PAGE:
After climbing past wooded parks (including the private entrance to the Squantum Association), Veterans Memorial Parkway terminates in Pawtucket Avenue, which was once lined with large country houses and farms along this stretch. It is now steadily succumbing to spotty strip and condominium development with a few of the old holdouts, mostly Victorian, mixed with a few early twentieth-century Neo-Colonial houses. West of Pawtucket, .15 mile south of the end of the parkway, Boyden Boulevard begins as an exceptionally wide street for the boulevard spine which George Boyden envisioned as the gateway to a 1920s subdivision. Shortly before the boulevard makes a
Organized in 1870, the Squantum Association, which occupies a cluster of buildings, is primarily a private eating club (open only by invitation), which still addresses the Victorian-scale appetite in the restaurant occupying the top floor of its clubhouse. Raised high on an outcropping jutting into the bay, it is an architectural hybrid including references to Victorian Queen Anne and, more conspicuously, the Colonial Revival within the format of a southern plantation house. A grand, two-story Ionic colonnade supporting two tiers of veranda and hipped roof with Palladian dormers facing all four directions and topped by a balustered deck give it a bloated quality that seems incongruously airborne on its rocky perch. Against this lumbering scheme en masse, the detail is exquisite, but mixed in character and overwrought, not at all in the large forms expected of the Greek Revival plantation house, but as though a New England craftsman, working in the delicate manner of the Federal style, embroidered the southern image with Victorian largesse: overly exquisite railings, overly exquisite garlands around the entablature, overly exquisite modillions above, all climaxed by bulbous Palladian bay windows, pressing through the colonnade on either side. But isn't this the note the clubhouse of the period should ideally strike? The sense of power augmented by abundance and sweetened by refinement—each aspect increasing the sense that the club is utterly beyond the reach of nonmembers.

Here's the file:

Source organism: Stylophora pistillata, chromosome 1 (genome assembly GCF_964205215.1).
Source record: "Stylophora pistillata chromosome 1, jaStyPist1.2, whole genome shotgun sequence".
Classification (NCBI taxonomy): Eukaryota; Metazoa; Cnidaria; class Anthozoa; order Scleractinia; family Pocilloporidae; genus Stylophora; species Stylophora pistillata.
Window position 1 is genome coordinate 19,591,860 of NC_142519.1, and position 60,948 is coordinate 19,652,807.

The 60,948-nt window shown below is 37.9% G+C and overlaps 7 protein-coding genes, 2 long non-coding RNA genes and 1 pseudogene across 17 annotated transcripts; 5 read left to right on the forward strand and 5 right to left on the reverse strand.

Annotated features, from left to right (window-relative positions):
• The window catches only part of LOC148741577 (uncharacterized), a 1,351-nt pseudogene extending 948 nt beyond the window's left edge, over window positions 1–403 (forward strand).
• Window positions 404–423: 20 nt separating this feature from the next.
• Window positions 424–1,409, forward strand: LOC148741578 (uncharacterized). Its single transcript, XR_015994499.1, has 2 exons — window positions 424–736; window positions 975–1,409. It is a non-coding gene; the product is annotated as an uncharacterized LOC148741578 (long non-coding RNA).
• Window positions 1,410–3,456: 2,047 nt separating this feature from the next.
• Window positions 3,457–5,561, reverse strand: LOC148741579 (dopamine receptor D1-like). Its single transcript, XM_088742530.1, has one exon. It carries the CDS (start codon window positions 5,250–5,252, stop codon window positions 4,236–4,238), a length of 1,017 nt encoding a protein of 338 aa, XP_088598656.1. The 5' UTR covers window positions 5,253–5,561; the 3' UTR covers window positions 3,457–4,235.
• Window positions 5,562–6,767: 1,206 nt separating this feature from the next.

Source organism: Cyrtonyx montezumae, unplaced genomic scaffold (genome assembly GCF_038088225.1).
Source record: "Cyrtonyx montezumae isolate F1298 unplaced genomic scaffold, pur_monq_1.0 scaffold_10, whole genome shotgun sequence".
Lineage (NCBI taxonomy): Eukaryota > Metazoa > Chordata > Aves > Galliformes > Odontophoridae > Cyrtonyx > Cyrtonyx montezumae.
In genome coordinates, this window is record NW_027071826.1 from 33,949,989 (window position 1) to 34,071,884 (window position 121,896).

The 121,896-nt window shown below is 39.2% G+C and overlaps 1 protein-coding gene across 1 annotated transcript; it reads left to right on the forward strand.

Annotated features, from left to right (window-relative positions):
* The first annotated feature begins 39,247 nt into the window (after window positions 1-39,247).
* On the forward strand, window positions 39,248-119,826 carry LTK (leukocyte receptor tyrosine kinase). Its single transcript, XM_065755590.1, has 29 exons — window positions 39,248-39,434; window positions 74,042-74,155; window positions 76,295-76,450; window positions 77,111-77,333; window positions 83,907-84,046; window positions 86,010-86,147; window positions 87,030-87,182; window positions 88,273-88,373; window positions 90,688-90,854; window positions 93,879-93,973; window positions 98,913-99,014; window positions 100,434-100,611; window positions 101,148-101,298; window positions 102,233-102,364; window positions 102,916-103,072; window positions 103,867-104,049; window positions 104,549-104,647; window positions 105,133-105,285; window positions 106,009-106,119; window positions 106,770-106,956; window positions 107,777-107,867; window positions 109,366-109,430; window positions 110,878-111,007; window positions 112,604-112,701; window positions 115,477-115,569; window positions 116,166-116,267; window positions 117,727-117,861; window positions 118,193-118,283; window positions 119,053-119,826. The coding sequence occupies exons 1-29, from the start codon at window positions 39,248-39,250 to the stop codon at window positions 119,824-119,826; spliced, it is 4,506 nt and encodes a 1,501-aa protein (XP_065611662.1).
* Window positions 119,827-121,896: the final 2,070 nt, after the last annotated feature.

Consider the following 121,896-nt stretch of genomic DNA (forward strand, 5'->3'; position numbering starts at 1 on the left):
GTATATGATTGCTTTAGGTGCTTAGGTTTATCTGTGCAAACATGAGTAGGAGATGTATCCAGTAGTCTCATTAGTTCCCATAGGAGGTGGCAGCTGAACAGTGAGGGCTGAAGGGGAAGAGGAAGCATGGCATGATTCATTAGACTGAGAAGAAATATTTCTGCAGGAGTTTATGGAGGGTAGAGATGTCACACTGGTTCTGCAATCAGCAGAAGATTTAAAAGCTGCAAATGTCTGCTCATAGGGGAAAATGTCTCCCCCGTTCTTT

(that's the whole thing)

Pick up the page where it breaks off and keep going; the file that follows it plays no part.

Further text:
The interiors are basically preserved, if perhaps stripped of some of their original opulence. Still, there seems always to have been a degree of austerity and plainness about them. Perhaps the association also wished to evoke some of the ambience appropriate to lodges and boathouses, even as the Indian pudding specialty of the dining room (grains, molasses, and raisins) pays obeisance to Puritans and Indians. Downstairs is half lobby, half lounge; upstairs, in addition to the dining room, one of the side bays lights the grand stair, while the other contains a period bar. From the dining room, a semicircular porch swells out, like the bays, beyond the colonnade, but in this instance with the Victorian expansiveness of a well-filled belly. This elevated deck affords superb views up and down the bay. A later gazebo out on the rocky point jutting beyond the clubhouse into the bay—four cylindrical supports in rough masonry for another pyramidal roof—invites one to walk into the view, whether literally or in imagination. Either vantage point looks into downtown Providence at the head of the bay. From there, in the club's heyday and in season, one of the steamers that plied these waters set out before noon each workday bound for the clubhouse and the capitalists' lunch, and returned after the Indian pudding.
The other buildings in the Squantum complex are lesser architectural events and not easily seen from any public vantage point. The banquet hall retains a deep porch propped high above a cove; the billiard hall retains some of its scroll-sawn ornamentation. Both have been extensively remodeled within.